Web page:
Lowrie quickly redeems himself for error

Astros third baseman delivers winning hit after miscue leads to A's rally

Lowrie quickly redeems himself for error

OAKLAND -- How's that for redemption?

Astros third baseman Jed Lowrie, whose throwing error in the ninth inning helped lead to a pair of unearned runs that allowed the A's to tie the game, came through in the 10th with an RBI double to send the Astros to a 5-4 win Thursday to snap a five-game road losing streak.

"I felt like I put us in that situation in the ninth and just grateful for the opportunity to come up there in the 10th and come through," said Lowrie, who spent the previous two seasons with the A's.

The hit was only one of two for the Astros with runners in scoring position. Carlos Correa hit a two-run homer in the eighth to help the Astros to a 4-2 lead, but Lowrie's miscue in the ninth was costly. Houston closer Luke Gregerson walked Stephen Vogt to start the inning and then got Brett Lawrie to hit a grounder to Lowrie, but his throw to second sailed wide of the bag.

The A's had runners on the corners and scored on a single by Ike Davis and a fielder's choice off the bat of Billy Burns, who narrowly beat the throw to first to avoid would have been a game-ending double play. Astros second baseman Jose Altuve led off the 10th with a single, stole second and was at third with two outs when Lowrie doubled to left field.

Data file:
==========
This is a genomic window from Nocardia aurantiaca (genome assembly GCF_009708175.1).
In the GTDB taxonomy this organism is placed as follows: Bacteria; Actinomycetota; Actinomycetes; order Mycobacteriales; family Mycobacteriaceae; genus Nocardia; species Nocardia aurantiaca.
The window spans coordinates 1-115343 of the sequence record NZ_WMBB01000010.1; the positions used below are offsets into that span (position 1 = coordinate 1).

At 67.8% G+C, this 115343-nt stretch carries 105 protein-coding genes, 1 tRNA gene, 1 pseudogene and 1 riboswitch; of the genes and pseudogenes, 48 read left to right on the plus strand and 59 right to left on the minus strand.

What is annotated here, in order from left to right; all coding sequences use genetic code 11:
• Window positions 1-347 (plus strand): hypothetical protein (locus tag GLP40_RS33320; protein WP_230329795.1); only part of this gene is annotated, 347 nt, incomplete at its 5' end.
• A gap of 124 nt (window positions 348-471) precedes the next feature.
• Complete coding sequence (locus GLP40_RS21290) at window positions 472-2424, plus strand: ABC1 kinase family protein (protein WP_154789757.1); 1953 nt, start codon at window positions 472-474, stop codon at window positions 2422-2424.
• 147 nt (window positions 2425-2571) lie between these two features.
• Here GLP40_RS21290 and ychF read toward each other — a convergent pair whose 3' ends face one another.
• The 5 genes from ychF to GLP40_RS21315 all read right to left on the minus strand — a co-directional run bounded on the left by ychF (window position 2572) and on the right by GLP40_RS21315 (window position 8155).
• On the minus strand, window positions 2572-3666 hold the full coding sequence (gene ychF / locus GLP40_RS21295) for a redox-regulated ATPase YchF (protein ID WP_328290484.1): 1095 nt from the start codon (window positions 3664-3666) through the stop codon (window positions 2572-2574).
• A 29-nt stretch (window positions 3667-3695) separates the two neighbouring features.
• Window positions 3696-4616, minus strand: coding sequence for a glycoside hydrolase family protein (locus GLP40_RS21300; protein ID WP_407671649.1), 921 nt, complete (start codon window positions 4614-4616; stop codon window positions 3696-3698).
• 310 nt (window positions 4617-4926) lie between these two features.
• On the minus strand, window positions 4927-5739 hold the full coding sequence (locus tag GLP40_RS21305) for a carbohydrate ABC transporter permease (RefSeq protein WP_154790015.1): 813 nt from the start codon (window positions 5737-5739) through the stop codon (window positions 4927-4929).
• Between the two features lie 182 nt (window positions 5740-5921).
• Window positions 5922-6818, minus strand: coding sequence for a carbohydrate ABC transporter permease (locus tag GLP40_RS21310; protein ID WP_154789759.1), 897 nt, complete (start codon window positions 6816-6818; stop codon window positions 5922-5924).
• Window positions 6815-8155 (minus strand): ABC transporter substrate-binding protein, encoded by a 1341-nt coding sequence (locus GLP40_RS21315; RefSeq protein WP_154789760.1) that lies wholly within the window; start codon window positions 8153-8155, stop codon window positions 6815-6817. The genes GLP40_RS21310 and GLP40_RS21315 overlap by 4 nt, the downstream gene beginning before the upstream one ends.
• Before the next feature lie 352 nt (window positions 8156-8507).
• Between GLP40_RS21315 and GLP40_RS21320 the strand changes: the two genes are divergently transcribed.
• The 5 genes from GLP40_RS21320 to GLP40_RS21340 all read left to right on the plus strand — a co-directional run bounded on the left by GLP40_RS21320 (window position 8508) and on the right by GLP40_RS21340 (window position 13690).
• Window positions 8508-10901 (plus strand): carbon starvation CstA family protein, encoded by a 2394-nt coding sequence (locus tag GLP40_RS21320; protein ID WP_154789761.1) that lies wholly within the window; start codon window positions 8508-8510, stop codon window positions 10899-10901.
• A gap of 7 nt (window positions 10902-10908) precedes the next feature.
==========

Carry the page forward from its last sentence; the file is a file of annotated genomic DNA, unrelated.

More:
"I feel responsible for the inning like that," Lowrie said. "You got an opportunity to get the lead runner right there and you know instead of having a guy on first with one out, they've got first and third nobody out."

Lowrie was making only his sixth start at third base since returning from a thumb injury that cost him more than three months. He was playing shortstop when he was injured, but the emergence of Correa at short forced him to switch positions upon his return.

He wasn't about to make any excuses about learning a new position.

"I'm not going to say no, but it's just a [bad] throw," he said. "There's really no other way to say it. It's definitely not acceptable, but you know I just need to continue to work at it."

The Astros had struggled in the clutch during a three-game sweep at the hands of the Rangers, going 3-for-20 with runners in scoring position in one-run losses on Tuesday and Wednesday.

"Even though we lost those three games in Texas, we fought through some tough times, we were never out of those games," Lowrie said. "I think that's the mark of a good team. So for us to come back and win this one, I think that's a good first step."

Brian McTaggart is a reporter for MLB.com and writes an MLBlog, Tag's Lines. Follow @brianmctaggart on Twitter and listen to his podcast. This story was not subject to the approval of Major League Baseball or its clubs.